WITH CALVET’S HELP, SIKH SOLDIER FINDS NATIONAL GUARD RELIGIOUSLY ACCOMMODATING

When Kanwarpreet Singh came to the United States from India four years ago, he knew he wanted to serve his new country.

Military service, he said, is important to members of the Sikh faith no matter where they live. However, he would need some help to join any branch of the U.S. Armed Forces, and CalVet provided it. First, the backstory:

Singh arrived in the U.S. in November 2018 to join his wife, Jasmeet, who works in information technology for Kaiser Permanente in Southern California. Despite his own IT background, Singh drove trucks while adding a master’s degree in business analytics at Cal Poly-Pomona to the undergraduate degree he’d earned in India.

National Guard servicemember Kanwarpreet Singh.

In 2020, he decided it was time to enlist.

“I wanted to serve in the U.S. military – the biggest employer in the world,” Singh said.

Then he thought his age – he was nearing 30 – might become a stumbling block. So, he opted for the California National Guard, where he encountered a different type of hurdle – or five of them, to be precise.

The Kakars are five required articles of the Sikh faith—the Kesh, which involves uncut hair kept beneath a turban; the Kangha, a wooden comb; the Kara, an iron or steel wrist band; the Kachera, an undergarment; and the Kirpan, a short ceremonial sword.

They are fundamental to the Sikh faith and therefore non-negotiable. Because the various branches of the military have their own sets of rules regarding uniforms and uniformity, he needed to receive a religious accommodation to serve. That is where CalVet’s Minority and Underrepresented Veterans Division (MUVD) assisted.

Celebrating Sikh American Awareness and Appreciation Month in November 2020, the MUVD hosted an American Sikh Veterans Appreciation webinar. Attendees included Staff Sgt. Daniel Taylor of the California National Guard, who at the time was working with a Sikh recruit – Singh – who had requested a religious accommodation.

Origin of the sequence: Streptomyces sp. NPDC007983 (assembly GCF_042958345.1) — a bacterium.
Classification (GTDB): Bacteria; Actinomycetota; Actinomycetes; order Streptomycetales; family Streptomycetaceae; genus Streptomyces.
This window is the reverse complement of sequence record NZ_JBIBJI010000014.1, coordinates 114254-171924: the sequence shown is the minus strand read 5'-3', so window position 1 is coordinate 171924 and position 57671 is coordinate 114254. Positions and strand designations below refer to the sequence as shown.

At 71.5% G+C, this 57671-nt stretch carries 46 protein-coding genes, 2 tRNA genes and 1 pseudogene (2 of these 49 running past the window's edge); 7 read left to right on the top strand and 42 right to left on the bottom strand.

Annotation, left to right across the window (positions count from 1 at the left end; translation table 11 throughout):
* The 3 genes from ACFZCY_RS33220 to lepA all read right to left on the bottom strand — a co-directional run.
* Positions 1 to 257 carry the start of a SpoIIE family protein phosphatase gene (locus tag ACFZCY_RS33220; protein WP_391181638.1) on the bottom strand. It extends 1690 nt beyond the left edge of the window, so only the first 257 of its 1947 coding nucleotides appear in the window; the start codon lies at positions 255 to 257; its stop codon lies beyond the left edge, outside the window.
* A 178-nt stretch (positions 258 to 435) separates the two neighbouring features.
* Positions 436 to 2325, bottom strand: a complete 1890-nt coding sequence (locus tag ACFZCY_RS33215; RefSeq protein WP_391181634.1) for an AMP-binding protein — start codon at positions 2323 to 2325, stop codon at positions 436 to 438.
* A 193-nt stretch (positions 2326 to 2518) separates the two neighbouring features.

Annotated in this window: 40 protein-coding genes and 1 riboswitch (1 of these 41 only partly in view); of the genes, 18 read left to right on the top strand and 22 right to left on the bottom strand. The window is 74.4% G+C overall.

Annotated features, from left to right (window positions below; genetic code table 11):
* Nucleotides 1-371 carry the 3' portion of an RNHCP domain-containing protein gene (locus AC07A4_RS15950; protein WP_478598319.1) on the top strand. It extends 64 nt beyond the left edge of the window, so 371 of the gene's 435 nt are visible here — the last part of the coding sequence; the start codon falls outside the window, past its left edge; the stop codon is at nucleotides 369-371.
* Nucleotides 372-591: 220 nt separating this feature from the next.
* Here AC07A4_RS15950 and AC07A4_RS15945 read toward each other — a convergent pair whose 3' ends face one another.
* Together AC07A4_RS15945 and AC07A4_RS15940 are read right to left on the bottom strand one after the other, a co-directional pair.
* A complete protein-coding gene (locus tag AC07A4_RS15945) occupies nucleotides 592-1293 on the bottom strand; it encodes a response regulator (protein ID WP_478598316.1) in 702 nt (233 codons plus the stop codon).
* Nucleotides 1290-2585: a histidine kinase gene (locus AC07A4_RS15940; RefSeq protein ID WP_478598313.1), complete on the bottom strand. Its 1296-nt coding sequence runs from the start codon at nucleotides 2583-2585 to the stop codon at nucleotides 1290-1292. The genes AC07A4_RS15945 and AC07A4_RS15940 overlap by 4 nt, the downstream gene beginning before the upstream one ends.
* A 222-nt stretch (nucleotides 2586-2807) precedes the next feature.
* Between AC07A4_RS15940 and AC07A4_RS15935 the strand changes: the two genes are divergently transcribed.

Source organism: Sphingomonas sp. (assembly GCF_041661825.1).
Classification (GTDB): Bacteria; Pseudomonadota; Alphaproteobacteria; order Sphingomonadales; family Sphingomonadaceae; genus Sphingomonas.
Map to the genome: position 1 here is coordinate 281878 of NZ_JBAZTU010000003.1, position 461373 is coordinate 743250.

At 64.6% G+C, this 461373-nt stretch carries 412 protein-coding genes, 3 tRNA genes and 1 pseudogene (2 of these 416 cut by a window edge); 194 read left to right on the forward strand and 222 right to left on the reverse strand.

“CalVet is committed to ensuring our minority veterans and servicemembers are given the opportunity to advocate for the services and benefits available to them,” said Xóchitl Rodriguez Murillo, CalVet’s deputy secretary for Minority and Underrepresented Veterans.

Following the webinar, Taylor contacted CalVet staff, which then set up a meeting involving the National Guard’s recruitment team and the Sikh Coalition, as well as a chaplain assigned to his case.

“That meeting got everyone on board,” Singh said. He spent two hours with the chaplain. “He submitted input up the chain of command that I was legitimate (sincere in his beliefs).”

It took several more months, but Singh indeed received his religious accommodation, graduated from basic training in July 2022, and is now part of the 251st Financial Management Support Detachment at the Guard unit in Azusa.  

“Our efforts to reach our minority servicemembers to ensure their well-being is one of our top priorities,” Rodriguez Murillo said. “We were able to connect Spec. Singh to our expert partners, which successfully led to the granted religious accommodation.”

Singh is among the roughly 120 Sikhs currently serving in the U.S. military in California. He reports one weekend a month for duty, but frequently attends non-mandatory operations as well.

Singh said many of the others at boot camp were inquisitive about Kakar and its five articles of faith. Consequently, he was summoned to a meeting with a colonel, sergeant, and other officers.

“They called me in to ask how training was going,” Singh said. “I told them I wish the recruiter would have told me I’d be getting stared at. Some wanted to know ‘Why are you wearing that (turban).’”

One soldier knew that Sikhs served in World Wars I and II, and in most wars since.

“He said (he) never got to meet one,” Singh said.

He plans to stay in the Guard, and to help other Sikhs join, just as CalVet helped him.

“I’m planning for a long walk,” he said. He also hopes to give the Guard what it is now missing. “There are no Sikh chaplains. My aspiration is to be an officer and a Sikh chaplain. There are Buddhist, Jewish, and Muslim chaplains. I want to be one for my faith.”

One comment

  1. Michael--K6WK · · Reply

    Good!

    Like

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